The feed sector’s potential role in helping companies meet their targets and other places where feed is linked into their food supply chain is significant — not only through the innovations and what we bring for feed as a whole to be able to help produce those footprints — but the accountability and traceability of those improvements over time. That’s really where the feed sector has the potential to do some work in the LCA space.
Related content | 3 Things to know about LCAs for your products and production system: https://bit.ly/3B1vvmb
Roembke: Thank you for that explanation. Now, I know IFEEDER been working on some projects. Can you tell us a little bit about the soon-to-be-released Feed Sustainability Roadmap?
Moody: This is a project that we’ve had underway for about a year now. We’ve been working with a wide range of feed sector members to ensure we’re pulling in information and insights from folks that are small regional facilities to larger multinational, publicly held corporations. Everybody’s in a different place in their sustainability journey, and some have not yet started yet. So it’s important to hear from all of them. That effort is going to help us move the feed sector, as a whole, along, so provide resources for everybody in the feed sector, especially those that have not started their sustainability journey yet, but also help folks engage and align with our protein peers.
I often tell people I like to think about sustainability as two parallel tracks for the feed sector. On one side is the internal sustainability reporting that is being driven by the financial sector and corporate boards, sometimes we refer to that as ESG, or environmental social governance reporting. And the other track of sustainability for the feed sector is how we engage with the food supply chain, because we’re absolutely a part of sustainability efforts for the food supply chain.
Those two tracks are linked and they touch, but they are not the same. The information and resources that the feed sector needs to engage is different so the roadmap is really about identifying and creating resources to support animal feed’s internal sustainability efforts, but also it’s about pursuing efforts with the food supply chain.
The roadmap, we’re just completing Phase 1 of the work now. This fall, you’ll see initial information coming out from the roadmap will provide within it a template for members to use, who are just starting to think about their own sustainability journeys. And that toolbox that comes with that map may include resources, like how to do an LCA, like we’re talking about here, within that template.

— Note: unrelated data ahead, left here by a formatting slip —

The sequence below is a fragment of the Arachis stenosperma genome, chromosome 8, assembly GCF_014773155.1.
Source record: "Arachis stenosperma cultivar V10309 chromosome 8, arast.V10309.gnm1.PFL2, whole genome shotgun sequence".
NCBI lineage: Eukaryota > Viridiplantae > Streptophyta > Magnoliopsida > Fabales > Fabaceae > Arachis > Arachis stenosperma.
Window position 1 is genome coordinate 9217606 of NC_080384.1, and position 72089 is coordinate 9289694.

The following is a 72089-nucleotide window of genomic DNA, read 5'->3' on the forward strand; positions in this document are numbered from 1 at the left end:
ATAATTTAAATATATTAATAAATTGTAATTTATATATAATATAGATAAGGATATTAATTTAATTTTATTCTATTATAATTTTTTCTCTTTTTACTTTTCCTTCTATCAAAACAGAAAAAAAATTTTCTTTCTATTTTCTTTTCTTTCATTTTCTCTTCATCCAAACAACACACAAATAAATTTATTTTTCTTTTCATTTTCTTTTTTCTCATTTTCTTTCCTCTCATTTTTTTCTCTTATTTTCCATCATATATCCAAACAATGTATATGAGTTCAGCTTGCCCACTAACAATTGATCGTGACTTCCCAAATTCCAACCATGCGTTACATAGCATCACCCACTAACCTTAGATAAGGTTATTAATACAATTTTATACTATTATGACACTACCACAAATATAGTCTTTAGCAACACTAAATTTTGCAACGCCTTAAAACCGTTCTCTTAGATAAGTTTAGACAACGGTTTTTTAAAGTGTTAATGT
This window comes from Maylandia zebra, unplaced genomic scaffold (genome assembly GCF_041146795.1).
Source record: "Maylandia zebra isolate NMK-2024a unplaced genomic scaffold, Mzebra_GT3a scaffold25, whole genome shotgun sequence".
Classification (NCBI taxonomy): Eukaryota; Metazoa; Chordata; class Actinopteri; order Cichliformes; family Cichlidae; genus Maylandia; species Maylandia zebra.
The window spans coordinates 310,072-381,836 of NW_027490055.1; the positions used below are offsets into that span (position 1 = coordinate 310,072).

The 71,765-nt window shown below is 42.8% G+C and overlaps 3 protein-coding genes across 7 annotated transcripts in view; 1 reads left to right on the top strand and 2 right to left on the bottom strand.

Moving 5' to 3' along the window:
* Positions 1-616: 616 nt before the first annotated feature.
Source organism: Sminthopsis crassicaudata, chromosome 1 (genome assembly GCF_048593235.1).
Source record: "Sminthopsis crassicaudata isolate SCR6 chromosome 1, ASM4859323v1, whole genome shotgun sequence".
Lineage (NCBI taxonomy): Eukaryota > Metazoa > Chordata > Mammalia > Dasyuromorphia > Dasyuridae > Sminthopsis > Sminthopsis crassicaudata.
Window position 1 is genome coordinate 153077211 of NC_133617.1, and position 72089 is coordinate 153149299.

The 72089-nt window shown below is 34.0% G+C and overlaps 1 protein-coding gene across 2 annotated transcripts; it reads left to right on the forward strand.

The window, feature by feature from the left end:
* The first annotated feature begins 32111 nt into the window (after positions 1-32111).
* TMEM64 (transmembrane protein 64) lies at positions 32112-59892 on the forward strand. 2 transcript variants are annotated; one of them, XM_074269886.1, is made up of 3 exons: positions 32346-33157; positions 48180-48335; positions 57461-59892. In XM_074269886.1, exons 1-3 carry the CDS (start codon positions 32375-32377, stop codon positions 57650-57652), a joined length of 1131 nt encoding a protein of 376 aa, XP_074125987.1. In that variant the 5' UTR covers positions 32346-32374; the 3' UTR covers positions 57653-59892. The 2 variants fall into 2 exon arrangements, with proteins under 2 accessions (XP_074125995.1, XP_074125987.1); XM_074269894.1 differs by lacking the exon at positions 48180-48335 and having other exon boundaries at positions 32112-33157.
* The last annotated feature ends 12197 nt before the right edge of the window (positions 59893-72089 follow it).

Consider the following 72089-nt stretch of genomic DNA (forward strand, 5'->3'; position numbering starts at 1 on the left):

Phase 2 of the work is going to be more about building out that toolbox to broaden the amount of resources that we have available, but also about working to engage our downstream stakeholders and filling the data gaps that we know exist in the sustainability space for feed.
Roembke: Excellent. Looking ahead, how may the Feed Sustainability Roadmap — that related research, these discussions that you’re having with stakeholders — and other industrywide sustainability initiatives shape the feed supply chain of the future?
Moody: Yeah, you know, our long-term vision … Well, first, IFEEDER itself is not in the position to set goals or targets for the industry. But our bigger, long-term vision, in alignment with, I think, the American Feed Industry Association, who we closely work with, is that feed and the innovations that the industry is advancing, are fully realized as part of the solutions available to reduce the impact of the whole food supply chain. And that collectively, there are mechanisms in place to capture the needed accountability and traceability.
Without that, you know, it doesn’t matter if we are achieving innovations and making change, if we can’t document it or tell anybody that we’re doing it. I mean, it matters, but we aren’t going to be able to get the credit that we deserve in the feed space for that work, if we don’t have a way to track it and trace it. You know, that we have those mechanisms in place and that the industry as a whole is moving in that direction.
Roembke: Very good. Now if you’d like more information about IFEEDER’s research and education efforts — and, of course, to view the Feed Sustainability Roadmap when it’s published — please visit www.ifeeder.org. Thanks so much, Lara, and thanks to you for tuning in.
Moody: Thanks Jackie.
Editor’s note: For more information about IFEEDER and its sustainability projects, email email@example.com.